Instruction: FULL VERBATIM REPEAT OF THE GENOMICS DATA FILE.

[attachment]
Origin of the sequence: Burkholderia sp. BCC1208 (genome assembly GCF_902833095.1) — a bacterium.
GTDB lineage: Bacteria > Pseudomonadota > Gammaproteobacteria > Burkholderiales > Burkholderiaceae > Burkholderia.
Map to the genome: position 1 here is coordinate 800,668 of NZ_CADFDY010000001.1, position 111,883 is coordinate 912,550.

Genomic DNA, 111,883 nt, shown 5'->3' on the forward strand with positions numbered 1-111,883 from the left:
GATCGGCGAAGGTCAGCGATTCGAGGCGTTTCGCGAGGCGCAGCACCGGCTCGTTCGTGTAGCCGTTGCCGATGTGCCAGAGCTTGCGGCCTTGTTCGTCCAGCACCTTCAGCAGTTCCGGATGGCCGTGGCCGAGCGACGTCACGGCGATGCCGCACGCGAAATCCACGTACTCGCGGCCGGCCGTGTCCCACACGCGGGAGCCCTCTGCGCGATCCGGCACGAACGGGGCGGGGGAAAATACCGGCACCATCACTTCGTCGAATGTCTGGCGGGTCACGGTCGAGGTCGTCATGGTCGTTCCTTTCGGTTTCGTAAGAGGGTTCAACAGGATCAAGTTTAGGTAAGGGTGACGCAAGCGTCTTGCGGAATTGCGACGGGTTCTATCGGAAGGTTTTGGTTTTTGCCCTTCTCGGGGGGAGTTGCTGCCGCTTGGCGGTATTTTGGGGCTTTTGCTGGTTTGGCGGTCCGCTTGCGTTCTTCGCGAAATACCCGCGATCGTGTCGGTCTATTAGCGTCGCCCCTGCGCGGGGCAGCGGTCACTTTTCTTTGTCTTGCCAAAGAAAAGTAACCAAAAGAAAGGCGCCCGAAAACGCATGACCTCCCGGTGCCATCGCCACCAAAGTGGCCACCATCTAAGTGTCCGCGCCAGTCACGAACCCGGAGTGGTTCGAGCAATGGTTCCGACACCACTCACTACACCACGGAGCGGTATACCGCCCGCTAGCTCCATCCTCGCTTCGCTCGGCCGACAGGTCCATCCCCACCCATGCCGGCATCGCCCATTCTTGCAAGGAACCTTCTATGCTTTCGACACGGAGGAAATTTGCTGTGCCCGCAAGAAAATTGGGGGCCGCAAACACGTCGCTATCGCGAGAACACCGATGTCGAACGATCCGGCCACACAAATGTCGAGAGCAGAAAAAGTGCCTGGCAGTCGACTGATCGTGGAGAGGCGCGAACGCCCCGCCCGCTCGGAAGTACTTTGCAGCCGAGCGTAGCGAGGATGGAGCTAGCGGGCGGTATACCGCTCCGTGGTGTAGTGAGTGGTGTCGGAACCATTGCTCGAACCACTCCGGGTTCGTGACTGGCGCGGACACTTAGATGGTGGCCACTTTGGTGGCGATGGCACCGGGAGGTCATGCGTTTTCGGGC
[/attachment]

Origin of the sequence: Burkholderia sp. BCC1208 (genome assembly GCF_902833095.1) — a bacterium.
GTDB lineage: Bacteria > Pseudomonadota > Gammaproteobacteria > Burkholderiales > Burkholderiaceae > Burkholderia.
Map to the genome: position 1 here is coordinate 800,668 of NZ_CADFDY010000001.1, position 111,883 is coordinate 912,550.

Genomic DNA, 111,883 nt, shown 5'->3' on the forward strand with positions numbered 1-111,883 from the left:
GATCGGCGAAGGTCAGCGATTCGAGGCGTTTCGCGAGGCGCAGCACCGGCTCGTTCGTGTAGCCGTTGCCGATGTGCCAGAGCTTGCGGCCTTGTTCGTCCAGCACCTTCAGCAGTTCCGGATGGCCGTGGCCGAGCGACGTCACGGCGATGCCGCACGCGAAATCCACGTACTCGCGGCCGGCCGTGTCCCACACGCGGGAGCCCTCTGCGCGATCCGGCACGAACGGGGCGGGGGAAAATACCGGCACCATCACTTCGTCGAATGTCTGGCGGGTCACGGTCGAGGTCGTCATGGTCGTTCCTTTCGGTTTCGTAAGAGGGTTCAACAGGATCAAGTTTAGGTAAGGGTGACGCAAGCGTCTTGCGGAATTGCGACGGGTTCTATCGGAAGGTTTTGGTTTTTGCCCTTCTCGGGGGGAGTTGCTGCCGCTTGGCGGTATTTTGGGGCTTTTGCTGGTTTGGCGGTCCGCTTGCGTTCTTCGCGAAATACCCGCGATCGTGTCGGTCTATTAGCGTCGCCCCTGCGCGGGGCAGCGGTCACTTTTCTTTGTCTTGCCAAAGAAAAGTAACCAAAAGAAAGGCGCCCGAAAACGCATGACCTCCCGGTGCCATCGCCACCAAAGTGGCCACCATCTAAGTGTCCGCGCCAGTCACGAACCCGGAGTGGTTCGAGCAATGGTTCCGACACCACTCACTACACCACGGAGCGGTATACCGCCCGCTAGCTCCATCCTCGCTTCGCTCGGCCGACAGGTCCATCCCCACCCATGCCGGCATCGCCCATTCTTGCAAGGAACCTTCTATGCTTTCGACACGGAGGAAATTTGCTGTGCCCGCAAGAAAATTGGGGGCCGCAAACACGTCGCTATCGCGAGAACACCGATGTCGAACGATCCGGCCACACAAATGTCGAGAGCAGAAAAAGTGCCTGGCAGTCGACTGATCGTGGAGAGGCGCGAACGCCCCGCCCGCTCGGAAGTACTTTGCAGCCGAGCGTAGCGAGGATGGAGCTAGCGGGCGGTATACCGCTCCGTGGTGTAGTGAGTGGTGTCGGAACCATTGCTCGAACCACTCCGGGTTCGTGACTGGCGCGGACACTTAGATGGTGGCCACTTTGGTGGCGATGGCACCGGGAGGTCATGCGTTTTCGGGC